The Eurozone's plan to allow Greece to default on 50 per cent of its debts and also to set up a €1trn bailout fund to safeguard European banks has in effect done away with any moral hazard for European governments and European banks for years to come. The effects will surely be disastrous.

Rob Michaels


Feta cheese and olive oil the only two products of Greece (letter, 28 October)? What about tzatziki and taramosalata – otherwise perhaps known as double-dip recession?

Nick Pritchard


A weak prime minister exposed

I don't think Matthew Norman's analysis of the Prime Minister's fortunes is quite right ("Has Cameron's lucky streak just run out?", 26 October). I'm not sure Mr Cameron has been all that lucky – not since the day he was born anyway. But any lucky streak he did have surely ran out the day that he failed to win a Commons majority.

In theory his position is no weaker now than it was in May last year. But that position is fundamentally weak. And it's in the nature of political weakness that when people start to stand and point at it, it grows.

David Woods


Early poppies

Eddie Johnson may think it early to see a poppy on 25 October (letter, 27 October), but the greeter who welcomed us at a hotel in Chagford, on the edge of Dartmoor, was certainly wearing one on 15 October. Can I claim the prize?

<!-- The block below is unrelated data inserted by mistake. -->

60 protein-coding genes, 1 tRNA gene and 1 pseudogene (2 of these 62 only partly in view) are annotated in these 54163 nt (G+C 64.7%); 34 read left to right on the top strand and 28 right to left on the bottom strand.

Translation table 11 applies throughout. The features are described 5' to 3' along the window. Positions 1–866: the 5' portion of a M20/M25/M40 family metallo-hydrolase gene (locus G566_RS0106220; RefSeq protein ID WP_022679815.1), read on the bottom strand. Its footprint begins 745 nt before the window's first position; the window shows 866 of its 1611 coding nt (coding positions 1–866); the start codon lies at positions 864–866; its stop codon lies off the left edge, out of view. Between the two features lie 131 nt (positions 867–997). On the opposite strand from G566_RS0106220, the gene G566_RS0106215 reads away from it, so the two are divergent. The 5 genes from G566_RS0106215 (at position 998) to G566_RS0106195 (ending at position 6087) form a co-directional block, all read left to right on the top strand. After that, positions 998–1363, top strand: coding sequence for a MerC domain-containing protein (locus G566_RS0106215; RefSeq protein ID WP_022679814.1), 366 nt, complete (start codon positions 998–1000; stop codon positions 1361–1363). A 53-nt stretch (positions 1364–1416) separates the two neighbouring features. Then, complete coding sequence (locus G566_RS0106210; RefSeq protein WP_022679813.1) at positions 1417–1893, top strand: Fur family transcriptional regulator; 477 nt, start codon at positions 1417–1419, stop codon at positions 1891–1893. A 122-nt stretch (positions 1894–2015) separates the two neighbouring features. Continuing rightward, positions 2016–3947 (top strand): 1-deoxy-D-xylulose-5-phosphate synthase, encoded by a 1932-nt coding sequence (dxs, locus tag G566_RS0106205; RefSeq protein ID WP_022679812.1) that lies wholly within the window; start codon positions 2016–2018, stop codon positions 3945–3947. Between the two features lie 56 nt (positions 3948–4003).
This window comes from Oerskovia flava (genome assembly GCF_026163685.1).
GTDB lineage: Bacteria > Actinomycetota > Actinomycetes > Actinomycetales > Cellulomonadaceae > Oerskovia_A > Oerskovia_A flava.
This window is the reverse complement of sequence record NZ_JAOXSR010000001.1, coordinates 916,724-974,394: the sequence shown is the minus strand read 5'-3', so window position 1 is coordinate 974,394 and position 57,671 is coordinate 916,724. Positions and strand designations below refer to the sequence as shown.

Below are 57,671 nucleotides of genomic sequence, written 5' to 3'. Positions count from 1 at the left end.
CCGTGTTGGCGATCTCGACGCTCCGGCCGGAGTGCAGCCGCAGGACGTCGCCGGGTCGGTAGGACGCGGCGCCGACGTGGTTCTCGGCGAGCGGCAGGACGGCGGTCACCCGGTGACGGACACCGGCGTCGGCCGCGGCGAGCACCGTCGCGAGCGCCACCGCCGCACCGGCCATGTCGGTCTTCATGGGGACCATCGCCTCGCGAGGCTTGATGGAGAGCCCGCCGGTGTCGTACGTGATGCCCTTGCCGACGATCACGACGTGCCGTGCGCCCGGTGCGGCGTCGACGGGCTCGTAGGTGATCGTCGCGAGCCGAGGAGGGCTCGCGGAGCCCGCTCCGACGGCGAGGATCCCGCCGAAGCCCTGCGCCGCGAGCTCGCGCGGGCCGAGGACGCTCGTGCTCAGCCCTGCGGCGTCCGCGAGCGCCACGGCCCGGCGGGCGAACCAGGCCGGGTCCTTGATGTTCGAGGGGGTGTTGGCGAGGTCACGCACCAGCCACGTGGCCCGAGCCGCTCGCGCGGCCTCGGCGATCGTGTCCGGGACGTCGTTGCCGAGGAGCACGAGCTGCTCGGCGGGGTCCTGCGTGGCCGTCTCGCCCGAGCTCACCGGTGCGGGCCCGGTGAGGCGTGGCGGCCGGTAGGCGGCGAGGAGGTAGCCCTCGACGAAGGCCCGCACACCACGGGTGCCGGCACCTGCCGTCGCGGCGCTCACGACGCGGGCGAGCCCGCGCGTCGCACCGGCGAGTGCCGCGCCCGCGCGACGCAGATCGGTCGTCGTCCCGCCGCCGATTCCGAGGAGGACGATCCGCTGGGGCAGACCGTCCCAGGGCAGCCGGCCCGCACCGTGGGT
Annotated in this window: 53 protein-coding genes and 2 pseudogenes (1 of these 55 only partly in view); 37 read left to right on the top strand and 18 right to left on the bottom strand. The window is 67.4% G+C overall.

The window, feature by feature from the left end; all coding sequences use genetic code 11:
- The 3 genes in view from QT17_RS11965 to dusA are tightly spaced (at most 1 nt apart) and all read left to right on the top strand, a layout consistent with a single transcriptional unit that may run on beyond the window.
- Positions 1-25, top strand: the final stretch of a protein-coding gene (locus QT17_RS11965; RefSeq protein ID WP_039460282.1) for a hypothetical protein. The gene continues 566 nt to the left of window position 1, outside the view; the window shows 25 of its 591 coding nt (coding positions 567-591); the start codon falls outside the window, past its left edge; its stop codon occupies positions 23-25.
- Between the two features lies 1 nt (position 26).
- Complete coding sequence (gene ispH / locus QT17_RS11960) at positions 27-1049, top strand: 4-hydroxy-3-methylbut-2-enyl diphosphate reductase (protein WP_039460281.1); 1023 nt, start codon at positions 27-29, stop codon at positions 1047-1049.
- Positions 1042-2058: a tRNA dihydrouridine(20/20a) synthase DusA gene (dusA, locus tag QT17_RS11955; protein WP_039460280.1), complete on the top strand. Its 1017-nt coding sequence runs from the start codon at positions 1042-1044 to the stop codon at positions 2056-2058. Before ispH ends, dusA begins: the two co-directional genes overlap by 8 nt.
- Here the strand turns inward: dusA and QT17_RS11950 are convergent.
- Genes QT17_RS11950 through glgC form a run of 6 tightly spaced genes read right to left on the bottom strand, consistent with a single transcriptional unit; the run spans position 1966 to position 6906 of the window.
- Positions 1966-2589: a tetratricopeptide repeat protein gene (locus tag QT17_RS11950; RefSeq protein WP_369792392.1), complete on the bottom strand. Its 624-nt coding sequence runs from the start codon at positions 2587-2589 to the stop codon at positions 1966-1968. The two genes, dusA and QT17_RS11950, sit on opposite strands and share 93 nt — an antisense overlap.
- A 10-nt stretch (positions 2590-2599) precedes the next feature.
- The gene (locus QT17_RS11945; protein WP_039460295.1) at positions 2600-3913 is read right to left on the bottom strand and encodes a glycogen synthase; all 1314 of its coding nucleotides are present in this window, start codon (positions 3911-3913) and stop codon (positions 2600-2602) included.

Caroline St Leger-Davey


React Now

Latest stories from i100
Have you tried new the Independent Digital Edition apps?
iJobs Job Widget
iJobs General

Tradewind Recruitment: English Teacher

Negotiable: Tradewind Recruitment: This post arises as a result of the need to...

Tradewind Recruitment: Class Teacher Required ASAP In Uminster

£120 - £150 per annum: Tradewind Recruitment: I am recruiting on instruction o...

Ashdown Group: Head of Finance - Financial Director - London - £70,000

£70000 per annum: Ashdown Group: Head of Finance - Financial Controller - Fina...

Ashdown Group: Marketing Executive - Wimbledon, SW London

£24000 - £28000 per annum + benefits: Ashdown Group: Marketing Executive - Wim...